SHE'S NEW, SHE'S SEXY, 
AND SHE'S A PROBLEM

   "I'm thinking about making a change," I said to my wife a few months ago. "Something sleeker, something racier, something newer."
   "Go ahead," she replied, barely looking up. "You're not getting any younger. This might be your last chance."
   What a good sport! But I didn't change. I stuck with the comfort of home, the reliability of routine, the pleasures of simplicity.
   Then one day I had an epiphany. It was over, and there was no turning back. The old girl disappointed me one too many times. It was time to get rid of her, and go with the younger model before it was too late.
   I wanted youth, I wanted shape, I wanted freshness. And more than anything, I wanted a hands-free telephone with voice control.
   My love affair with my 2010 Ford Escape Hybrid was suddenly a thing of the past. Lacking imagination, I headed for my local Ford dealer to check out the brand spanking new 2017 Ford Escapes, with their radical new design.
   "I want all the bells and whistles," I said to the eager young salesman. "Technology is what I'm all about."
   "You know we don't make the Hybrids anymore in the Escape model," he explained.
   "Screw the environment," I shouted, as I looked over the Titatium 2.4 liter Eco-Boost model. "I've moved on. I want power and speed, and sleek leather and gadgets. And more gadgets."
   I settled on a black one, with black leather interior. And it had gadgets. The dashboard looked like an airline cockpit. I couldn't wait to get home and try out all my new toys.
   The young salesman gave me a tutorial before setting me free. I learned about the navigation system, the phone, climate control, the entertainment options, voice activation, the self-parking features, and even how to get scores off the internet. All of which I had forgotten before I drove off the lot.
   But I was still pretty excited driving home. My 27 year old son, who had cheated me into selling him my 2010 Escape for a bargain price (I'm suing him for elder abuse) was driving my old car next to me on the freeway, since we had driven to the dealership together. I couldn't believe I used to drive that old piece of crap with its cloth seats and heater that didn't even tell you the digital temperature.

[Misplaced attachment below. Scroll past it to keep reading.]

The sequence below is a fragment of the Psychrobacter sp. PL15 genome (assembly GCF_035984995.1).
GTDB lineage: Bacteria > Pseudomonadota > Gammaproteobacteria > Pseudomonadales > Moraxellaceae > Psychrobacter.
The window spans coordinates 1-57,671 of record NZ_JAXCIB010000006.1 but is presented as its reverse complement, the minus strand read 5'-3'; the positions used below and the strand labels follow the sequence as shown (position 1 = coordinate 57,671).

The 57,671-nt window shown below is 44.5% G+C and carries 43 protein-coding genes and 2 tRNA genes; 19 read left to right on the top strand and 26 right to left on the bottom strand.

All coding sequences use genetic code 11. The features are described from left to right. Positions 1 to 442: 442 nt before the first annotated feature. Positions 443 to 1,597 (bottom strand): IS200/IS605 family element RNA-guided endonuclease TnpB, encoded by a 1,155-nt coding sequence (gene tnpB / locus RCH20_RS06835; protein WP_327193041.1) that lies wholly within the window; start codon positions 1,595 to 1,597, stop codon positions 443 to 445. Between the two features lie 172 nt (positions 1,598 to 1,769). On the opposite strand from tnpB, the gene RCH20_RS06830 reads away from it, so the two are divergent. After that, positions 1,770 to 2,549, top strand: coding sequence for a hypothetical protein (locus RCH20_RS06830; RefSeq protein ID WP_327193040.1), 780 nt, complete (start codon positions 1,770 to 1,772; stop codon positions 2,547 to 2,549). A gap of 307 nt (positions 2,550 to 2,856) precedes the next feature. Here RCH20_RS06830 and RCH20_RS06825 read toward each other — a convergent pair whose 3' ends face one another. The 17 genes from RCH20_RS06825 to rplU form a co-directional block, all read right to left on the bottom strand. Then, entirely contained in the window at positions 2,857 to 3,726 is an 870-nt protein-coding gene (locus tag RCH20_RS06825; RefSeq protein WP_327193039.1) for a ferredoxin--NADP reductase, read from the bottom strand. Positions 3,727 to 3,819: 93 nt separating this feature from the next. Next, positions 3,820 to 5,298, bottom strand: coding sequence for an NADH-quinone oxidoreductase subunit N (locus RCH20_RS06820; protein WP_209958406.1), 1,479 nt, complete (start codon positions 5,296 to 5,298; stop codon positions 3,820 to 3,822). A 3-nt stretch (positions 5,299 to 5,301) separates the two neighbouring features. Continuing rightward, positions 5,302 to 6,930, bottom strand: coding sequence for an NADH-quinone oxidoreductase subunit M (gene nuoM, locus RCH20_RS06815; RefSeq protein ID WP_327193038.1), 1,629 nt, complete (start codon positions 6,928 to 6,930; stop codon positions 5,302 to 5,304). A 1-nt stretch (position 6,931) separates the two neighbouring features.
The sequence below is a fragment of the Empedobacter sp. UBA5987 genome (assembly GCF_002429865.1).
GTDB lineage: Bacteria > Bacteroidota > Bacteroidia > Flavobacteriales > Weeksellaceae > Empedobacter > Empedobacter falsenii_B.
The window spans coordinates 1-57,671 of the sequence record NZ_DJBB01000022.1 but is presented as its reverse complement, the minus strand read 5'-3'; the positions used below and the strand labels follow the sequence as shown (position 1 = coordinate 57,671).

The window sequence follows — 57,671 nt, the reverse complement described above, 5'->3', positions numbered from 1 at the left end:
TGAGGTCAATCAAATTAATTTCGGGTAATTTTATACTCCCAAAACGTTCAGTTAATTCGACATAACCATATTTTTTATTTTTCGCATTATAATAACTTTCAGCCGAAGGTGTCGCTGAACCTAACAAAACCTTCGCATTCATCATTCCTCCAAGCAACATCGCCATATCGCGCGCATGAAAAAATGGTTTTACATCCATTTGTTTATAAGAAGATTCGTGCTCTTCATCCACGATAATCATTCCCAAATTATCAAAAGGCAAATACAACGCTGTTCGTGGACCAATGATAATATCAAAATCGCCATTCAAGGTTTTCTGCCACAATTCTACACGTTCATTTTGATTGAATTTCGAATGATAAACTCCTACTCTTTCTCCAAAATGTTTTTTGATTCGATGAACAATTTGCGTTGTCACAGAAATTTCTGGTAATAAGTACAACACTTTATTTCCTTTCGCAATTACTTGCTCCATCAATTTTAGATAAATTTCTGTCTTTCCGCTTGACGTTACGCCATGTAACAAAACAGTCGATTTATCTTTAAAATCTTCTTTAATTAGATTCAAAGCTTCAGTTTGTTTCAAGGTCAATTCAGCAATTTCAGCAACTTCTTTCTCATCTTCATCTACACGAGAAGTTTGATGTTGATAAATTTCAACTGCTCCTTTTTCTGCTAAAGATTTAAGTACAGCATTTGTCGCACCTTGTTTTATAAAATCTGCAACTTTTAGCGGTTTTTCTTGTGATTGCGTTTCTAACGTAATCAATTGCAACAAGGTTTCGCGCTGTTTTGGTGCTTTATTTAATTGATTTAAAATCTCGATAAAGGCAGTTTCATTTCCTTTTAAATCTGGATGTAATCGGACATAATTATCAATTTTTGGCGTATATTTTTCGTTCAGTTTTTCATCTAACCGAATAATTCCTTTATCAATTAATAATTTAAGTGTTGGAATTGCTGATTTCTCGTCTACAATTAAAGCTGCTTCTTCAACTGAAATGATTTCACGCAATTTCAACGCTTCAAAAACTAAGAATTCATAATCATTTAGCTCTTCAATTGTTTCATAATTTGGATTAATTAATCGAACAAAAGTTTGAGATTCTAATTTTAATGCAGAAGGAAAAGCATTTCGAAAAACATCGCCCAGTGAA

I deserved better, and now I had it. My butt was a little cold in the leather seat, though, so I turned the seat warmer on. That got a little toasty, so I turned it down.
   As I changed lanes on the freeway, I checked my side view mirror and looked for the blind spot warning light, which tells you if there's another car in the lane next to you. I quickly decided I would never trust it. It's irritated me ever since.
   I pushed the voice control lever and some nice lady asked me what I wanted to do. I said call home. It asked me if I wanted to call my sister in San Diego. After a few more tries, I was yelling obscenities at it.
   I pulled into my driveway and all those bells and whistles I asked for began ringing. Apparently, I was within three feet of something solid and warning signals were firing. The radio, which I had managed to master, went silent, apparently so I could hear the alarms. It was in the middle of an important news story, and I missed it.
   I pushed the button to turn off the engine (no keys, of course), and the radio went back on, as did lights and dashboard information. I'm still not sure why.
   I staggered into the house and gave my wife a big hug. "I miss my old car," I whimpered. "I thought I wanted something fresh and racy, but it's all far too complicated. I can't handle all this new technology. I want to go back to a simple, comfortable life."
   "There's a lesson here," replied my wife as she caressed my sagging shoulders.
   "Don't be enticed by fresh, beautiful shapes with flashy accoutrements?" I asked, nodding.
   She looked over at my 27 year old son, who was eagerly staring out the window at my new car, sensing an opportunity.
   "I was thinking more about not getting fleeced again by your son."


 

 

 

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